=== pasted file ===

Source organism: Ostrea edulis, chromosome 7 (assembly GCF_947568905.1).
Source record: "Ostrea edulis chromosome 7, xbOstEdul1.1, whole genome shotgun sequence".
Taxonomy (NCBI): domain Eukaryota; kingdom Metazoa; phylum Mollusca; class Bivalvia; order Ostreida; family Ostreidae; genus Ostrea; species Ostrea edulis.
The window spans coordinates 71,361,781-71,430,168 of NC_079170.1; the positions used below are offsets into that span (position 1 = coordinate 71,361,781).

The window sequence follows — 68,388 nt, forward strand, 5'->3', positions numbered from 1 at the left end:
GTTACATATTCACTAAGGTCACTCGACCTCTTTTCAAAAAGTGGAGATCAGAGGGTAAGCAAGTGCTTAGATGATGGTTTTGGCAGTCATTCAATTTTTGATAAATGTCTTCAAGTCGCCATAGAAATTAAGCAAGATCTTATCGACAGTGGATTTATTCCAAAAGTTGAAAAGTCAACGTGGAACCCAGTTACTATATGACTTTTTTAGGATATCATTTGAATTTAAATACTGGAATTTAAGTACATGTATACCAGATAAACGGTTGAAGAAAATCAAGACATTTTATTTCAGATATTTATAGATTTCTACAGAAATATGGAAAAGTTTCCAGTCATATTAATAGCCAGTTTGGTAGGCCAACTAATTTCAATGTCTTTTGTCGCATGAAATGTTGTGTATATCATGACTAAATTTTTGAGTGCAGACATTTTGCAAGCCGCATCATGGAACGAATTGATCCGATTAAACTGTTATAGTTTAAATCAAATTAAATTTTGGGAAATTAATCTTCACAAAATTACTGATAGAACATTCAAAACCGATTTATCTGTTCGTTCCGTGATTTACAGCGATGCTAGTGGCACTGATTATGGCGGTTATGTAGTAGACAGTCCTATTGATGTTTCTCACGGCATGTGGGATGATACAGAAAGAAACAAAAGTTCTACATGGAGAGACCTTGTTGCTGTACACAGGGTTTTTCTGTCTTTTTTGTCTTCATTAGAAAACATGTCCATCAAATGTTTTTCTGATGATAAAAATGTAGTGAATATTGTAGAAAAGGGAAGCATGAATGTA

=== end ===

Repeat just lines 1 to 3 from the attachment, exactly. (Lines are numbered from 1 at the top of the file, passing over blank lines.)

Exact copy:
Source organism: Ostrea edulis, chromosome 7 (assembly GCF_947568905.1).
Source record: "Ostrea edulis chromosome 7, xbOstEdul1.1, whole genome shotgun sequence".
Taxonomy (NCBI): domain Eukaryota; kingdom Metazoa; phylum Mollusca; class Bivalvia; order Ostreida; family Ostreidae; genus Ostrea; species Ostrea edulis.